‘Persistent itching could be a sign of thrush, especially if it’s accompanied by a milky discharge,’ explains GP Dr Grace Lonsdale. ‘This can be treated over the counter but it might be worth a visit to your doctor if symptoms persist. But, if you’re discharge is unchanged and you’re still itching, it might be as simple as a skin irritation brought about by synthetic underwear, detergent or heavily scented body washes - I tend to get an influx of patients just after Christmas as people are trying our new bath treatments. Try switching up your products before panicking - itching will usually clear up in a couple of days.’

‘Is my discharge weird?’

‘There’s a real range in vaginal discharge within the “normal” spectrum and everyone is different,’ explains Dr Venessa Mackay. ‘Everyone has vaginal discharge and it changes throughout our life cycle - pre-pubertal, post-pubertal and later in our life when we become post-menopausal. A normal physiological discharge can be clear or white and, whilst it does have a smell, but it isn’t an offensive. The things you need to look out for are a sudden change in your vaginal discharge rather than its presence per say. If your discharge suddenly changes consistency or becomes smelly, it might be an indication of thrust or a sexually transmitted infection and it might be worth paying a visit to your GP.’

‘Why am I bleeding when I’m not on my period?’

‘If you’re randomly spotting, it might well be a hormonal imbalance brought about from your birth control,’ explains Dr Grace Lonsdale. ‘You might want to consider changing your birth control method if you’re finding the spotting a persistent. However if the problem persists, it could be a sign that you have an STD - especially if the bleeding comes after sex and is accompanied by a discharge - although if it occurs once after some particularly rough sex it’s probably nothing to worry about. Other causes might be an infection or pregnancy so, if problems persist, it might be worth checking out.’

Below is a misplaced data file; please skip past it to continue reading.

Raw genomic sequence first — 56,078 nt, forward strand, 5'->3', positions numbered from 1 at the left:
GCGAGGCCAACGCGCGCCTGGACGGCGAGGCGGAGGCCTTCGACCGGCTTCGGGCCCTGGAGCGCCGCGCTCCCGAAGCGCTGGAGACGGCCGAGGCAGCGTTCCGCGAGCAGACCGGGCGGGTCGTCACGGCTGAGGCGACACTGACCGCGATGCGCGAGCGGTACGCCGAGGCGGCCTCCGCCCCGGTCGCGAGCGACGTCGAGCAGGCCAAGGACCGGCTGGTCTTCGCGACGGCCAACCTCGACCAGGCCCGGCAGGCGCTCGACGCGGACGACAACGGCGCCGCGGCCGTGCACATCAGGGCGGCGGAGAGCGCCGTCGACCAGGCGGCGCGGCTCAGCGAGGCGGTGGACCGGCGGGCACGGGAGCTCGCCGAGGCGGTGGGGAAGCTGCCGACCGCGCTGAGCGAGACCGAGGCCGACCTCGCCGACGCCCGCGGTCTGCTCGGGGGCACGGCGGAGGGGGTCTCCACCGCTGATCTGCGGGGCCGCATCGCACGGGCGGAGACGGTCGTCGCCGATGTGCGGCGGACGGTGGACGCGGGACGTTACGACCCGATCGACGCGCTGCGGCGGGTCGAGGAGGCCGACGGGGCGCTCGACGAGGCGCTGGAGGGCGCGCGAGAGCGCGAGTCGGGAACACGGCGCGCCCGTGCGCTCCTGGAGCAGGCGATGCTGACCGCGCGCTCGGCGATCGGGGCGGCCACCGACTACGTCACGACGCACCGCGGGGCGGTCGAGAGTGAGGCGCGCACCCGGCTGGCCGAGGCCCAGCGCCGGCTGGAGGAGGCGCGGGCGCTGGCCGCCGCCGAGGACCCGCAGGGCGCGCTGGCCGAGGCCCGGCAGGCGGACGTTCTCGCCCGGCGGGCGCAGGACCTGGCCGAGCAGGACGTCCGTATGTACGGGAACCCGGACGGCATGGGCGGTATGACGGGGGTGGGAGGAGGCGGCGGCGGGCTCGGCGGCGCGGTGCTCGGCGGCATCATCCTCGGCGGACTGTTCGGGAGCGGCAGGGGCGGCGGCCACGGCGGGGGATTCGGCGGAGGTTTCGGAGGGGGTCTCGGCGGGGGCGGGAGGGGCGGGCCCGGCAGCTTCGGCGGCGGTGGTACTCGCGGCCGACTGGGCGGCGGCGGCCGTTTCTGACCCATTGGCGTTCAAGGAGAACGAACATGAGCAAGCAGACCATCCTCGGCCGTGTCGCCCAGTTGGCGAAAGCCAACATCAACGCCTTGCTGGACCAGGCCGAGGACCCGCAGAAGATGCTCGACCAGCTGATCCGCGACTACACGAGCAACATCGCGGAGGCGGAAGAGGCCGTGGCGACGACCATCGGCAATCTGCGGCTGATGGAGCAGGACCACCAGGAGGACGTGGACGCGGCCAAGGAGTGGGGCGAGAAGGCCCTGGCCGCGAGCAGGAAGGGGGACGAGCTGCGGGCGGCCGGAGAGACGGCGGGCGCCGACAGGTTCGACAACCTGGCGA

‘There are weird bumps on my vagina’

‘When bumps or abscesses crop up on your vagina we often fear the worst, but they’re not necessarily a sign of an STI and are actually very common. ‘Bartholin’s cysts and abscesses are something we see often in in gynaecology and GPs surgeries. We have Bartholin glands at the posterior entrance of our vaginas and they can basically get blocked and a cyst can form and that cyst can because an abyss, which can grow to a quite significant size. These can be quite painful and distressing, but are very easy to treat so don’t be afraid to get the problem sorted.’

‘It’s not a pretty pink colour’

‘Vaginas come in a huge range of colours - from pale pink, to purple, to brown - and there’s no “normal” colour your vagina should be,’ explains Dr Grace Lonsdale. ‘Our vaginas also darken as we age as our hormones shift and they can significantly change with pregnancy, so even if you’re vagina is darker than it used to be it probably isn’t a cause for concern.’

 

‘Why does my vagina smell?’

‘Vaginas all have a natural smell, but it shouldn’t be a strong, offensive odour as this might be a cause for concern’ explains Dr Grace Lonsdale. ‘There is a large number of possible causes for a sudden change in the way your vagina smells, but you’ll want to see a doctor regardless because it could be a sign of a bacterial infection like trichomoniasis or vaginosis or an STI, which may need antibiotics to treat. Another common problem we see a lot is women complaining of a smell when a condom or tampon in their vaginas without realising, which obviously needs to be addressed. Yes it’s embarrassing but your doctor or gynaecologist would have seen it many times before and you can cause serious health problems by ignoring the issue.’

Liked this? You might also be interested in: 

An Ode To Veeting Your Vagina - By A Bald Convert 

Here's What Happeend When We Got A Bunch Of Straight Guys To Draw Vaginas 

How To Go From A Big Dick To A Small Dick 

What It's Really Like To Have Genital Warts 

Follow Sophie on Twitter @Sophiecullinane 

 

Picture: Francesca Jane Allen

Tags: Sex, Sex O\'Clock, Sex Ed